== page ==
Until the catastrophe. One spring the tree buds do not appear; there will be no seeds in the fall. Insects are plentiful and easy to obtain as what bark is left is now dry, curled up and easy to knock off the tree. When the birds run down to the ground to gather nesting material, they find that the rootlets are also dry and do not bend into a suitable shape for nest building. With the females ready to lay, a decision is made to move to another tree.

There are no other Big Leaf Maples nearby as no seeds have survived to germinate for many years. The birds find that their wing structure has atrophied from lack of use and they can no longer fly well enough to reach another stand. Eventually, the eggs are laid in shallow nests on the ground but predators ensure that none hatch. Although the mature birds survive well enough for their normal lifespan, no new chicks are ever produced and the species is extirpated from that locale.


Now imagine a massive population of large, self-aware mammels living in a way that destroys all the resources they rely on for life.The air they breathe, the water they drink, the food they eat, the clothing and shelter that protects them from the elements. Oceans are acidified, soils made barren, forests denuded, grasslands turned to deserts, wetlands drained, aquifers polluted or emptied, severe storms amplified. Evidence abounds to show that the change being made by humans during the anthropocene epoch is greater and compressed into a shorter time period than corresponding changes during any of the five preceding great extinction events.

Many non-scientific people believe that new and wonderous technologies will emerge to save humanity and the rest of life from these depredations. Perhaps this accounts for the popularity of fantasy, magic, wizardry, super-heroism and other phantasmagorical subjects in current fiction. So far the two most promising candidates for feeding ourselves might be Soylent Green, which was foreshadowed in a 1973 Hollywood movie and Soylent Pink, which we already have in abundance.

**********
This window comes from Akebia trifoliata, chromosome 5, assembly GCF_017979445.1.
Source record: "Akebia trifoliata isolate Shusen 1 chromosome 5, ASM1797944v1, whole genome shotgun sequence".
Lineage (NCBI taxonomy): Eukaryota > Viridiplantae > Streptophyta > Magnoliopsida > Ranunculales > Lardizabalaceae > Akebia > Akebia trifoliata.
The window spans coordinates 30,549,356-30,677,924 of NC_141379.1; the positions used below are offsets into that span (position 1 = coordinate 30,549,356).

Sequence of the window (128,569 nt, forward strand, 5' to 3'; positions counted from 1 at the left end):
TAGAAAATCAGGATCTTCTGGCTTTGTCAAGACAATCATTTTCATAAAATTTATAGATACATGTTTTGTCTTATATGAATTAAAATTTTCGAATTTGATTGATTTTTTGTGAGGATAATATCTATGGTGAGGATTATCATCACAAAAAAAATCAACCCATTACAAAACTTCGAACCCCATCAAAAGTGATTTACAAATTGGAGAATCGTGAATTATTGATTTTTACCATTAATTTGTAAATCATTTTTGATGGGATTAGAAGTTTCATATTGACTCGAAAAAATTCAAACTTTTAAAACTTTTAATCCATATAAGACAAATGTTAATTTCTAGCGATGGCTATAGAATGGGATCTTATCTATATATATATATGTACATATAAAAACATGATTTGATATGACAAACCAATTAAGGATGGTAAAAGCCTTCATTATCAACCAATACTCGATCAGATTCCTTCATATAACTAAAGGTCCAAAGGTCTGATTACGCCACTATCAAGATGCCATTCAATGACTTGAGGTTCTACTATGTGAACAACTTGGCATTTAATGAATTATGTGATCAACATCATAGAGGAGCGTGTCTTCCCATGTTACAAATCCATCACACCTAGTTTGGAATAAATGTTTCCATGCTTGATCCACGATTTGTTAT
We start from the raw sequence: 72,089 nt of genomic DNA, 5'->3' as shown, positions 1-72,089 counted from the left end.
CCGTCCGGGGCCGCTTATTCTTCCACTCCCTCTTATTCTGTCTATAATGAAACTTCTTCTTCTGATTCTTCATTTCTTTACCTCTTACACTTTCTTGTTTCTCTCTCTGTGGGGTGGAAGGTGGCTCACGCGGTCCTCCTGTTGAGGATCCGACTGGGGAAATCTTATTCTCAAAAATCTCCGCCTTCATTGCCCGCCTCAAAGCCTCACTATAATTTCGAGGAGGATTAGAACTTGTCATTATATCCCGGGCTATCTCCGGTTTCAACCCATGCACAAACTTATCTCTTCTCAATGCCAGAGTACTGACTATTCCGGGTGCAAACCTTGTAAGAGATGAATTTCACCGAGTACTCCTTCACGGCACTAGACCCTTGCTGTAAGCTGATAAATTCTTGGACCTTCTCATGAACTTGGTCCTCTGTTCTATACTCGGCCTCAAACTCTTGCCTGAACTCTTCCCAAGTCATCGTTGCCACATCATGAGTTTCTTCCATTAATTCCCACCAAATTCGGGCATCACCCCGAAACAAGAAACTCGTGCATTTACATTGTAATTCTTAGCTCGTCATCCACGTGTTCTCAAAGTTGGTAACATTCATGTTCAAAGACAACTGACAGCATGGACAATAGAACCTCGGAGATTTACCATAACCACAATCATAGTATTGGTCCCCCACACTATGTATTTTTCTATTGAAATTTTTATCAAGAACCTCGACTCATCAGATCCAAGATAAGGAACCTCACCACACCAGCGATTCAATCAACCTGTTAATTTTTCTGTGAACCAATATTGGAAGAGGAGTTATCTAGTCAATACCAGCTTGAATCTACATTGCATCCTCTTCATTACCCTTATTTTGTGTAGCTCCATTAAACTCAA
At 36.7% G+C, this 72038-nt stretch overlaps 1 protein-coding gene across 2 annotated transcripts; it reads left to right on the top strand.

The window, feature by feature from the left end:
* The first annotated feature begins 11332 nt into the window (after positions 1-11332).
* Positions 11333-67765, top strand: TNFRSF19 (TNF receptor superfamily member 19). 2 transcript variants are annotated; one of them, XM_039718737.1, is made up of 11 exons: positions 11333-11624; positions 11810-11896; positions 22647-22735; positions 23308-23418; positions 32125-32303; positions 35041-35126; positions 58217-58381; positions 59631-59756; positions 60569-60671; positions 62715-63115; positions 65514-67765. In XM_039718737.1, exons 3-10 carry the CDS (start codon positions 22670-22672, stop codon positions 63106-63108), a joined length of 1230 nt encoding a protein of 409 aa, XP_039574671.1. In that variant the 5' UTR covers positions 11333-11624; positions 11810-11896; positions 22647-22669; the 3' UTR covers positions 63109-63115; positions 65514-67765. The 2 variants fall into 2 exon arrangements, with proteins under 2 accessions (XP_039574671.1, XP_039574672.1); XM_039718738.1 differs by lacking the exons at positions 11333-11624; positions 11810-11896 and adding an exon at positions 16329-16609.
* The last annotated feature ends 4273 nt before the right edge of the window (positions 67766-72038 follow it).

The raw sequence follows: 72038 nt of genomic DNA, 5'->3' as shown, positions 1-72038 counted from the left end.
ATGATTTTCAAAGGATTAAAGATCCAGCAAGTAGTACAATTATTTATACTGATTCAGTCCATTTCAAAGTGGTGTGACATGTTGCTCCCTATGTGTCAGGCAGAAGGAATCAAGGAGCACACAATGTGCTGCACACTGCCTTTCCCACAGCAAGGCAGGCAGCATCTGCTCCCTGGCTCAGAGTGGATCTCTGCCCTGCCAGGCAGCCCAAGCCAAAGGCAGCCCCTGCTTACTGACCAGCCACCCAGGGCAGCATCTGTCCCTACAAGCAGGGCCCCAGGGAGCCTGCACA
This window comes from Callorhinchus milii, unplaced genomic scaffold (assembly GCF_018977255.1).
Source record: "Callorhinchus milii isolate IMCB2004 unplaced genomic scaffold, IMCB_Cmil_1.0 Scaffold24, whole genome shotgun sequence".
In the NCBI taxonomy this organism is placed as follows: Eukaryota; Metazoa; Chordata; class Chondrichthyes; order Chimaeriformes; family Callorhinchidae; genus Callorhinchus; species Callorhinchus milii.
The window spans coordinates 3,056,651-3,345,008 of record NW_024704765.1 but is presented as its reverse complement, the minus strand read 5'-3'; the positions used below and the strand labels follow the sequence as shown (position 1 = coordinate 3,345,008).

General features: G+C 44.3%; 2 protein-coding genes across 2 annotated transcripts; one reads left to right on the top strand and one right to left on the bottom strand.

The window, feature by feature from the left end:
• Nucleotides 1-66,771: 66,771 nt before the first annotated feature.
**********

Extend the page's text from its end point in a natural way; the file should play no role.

Looking for ideas for the weekend? Soylent Green and 1984 would make a good pairing for a depressing late-night home theatre extravaganza.

A Reason For Celebration

. . . . . and now, something completely different for this blog and, hopefully for your thoughts. An ecological book about the place of the human species in the cosmos — written by a Roman Catholic priest; and a passage from the Old Testament — quoted by me!

(From Wikipedia) Thomas Berry, C.P. (November 9, 1914 – June 1, 2009) was a Catholic priest of the Passionist order, cultural historian and ecotheologian (although cosmologist and geologian – or “Earth scholar” – were his preferred descriptors). Among advocates of deep ecology and “ecospirituality” he is famous for proposing that a deep understanding of the history and functioning of the evolving universe is a necessary inspiration and guide for our own effective functioning as individuals and as a species.

The following excerpt is from his book ‘The Great Work’ – 1999


Even beyond the Earth, the sense of community would extend throughout the entire universe seen as a single coherent community that has emerged into being with a total dependece of each component on all the others. Indeed, we need to think of the universe as the supreme norm of reality and value, with all component members of the universe participating in this context, each in accord with its own proper role.


This was a great validation for me of a point I have been trying to make about the need to raise human conciousness in order for us to recognize the need to take action against the aggregation of crises we have created and which now threatens the very continuance of our species.

If this view of the universe could be brought into the common conscience it would be a great cause for celebration, not trepidation and all that would be left would be the event which would allow us to “see the face of God” as explained in Exodus 33:20 (NIV) – But,” he said, “you cannot see my face, for man shall not see me and live.”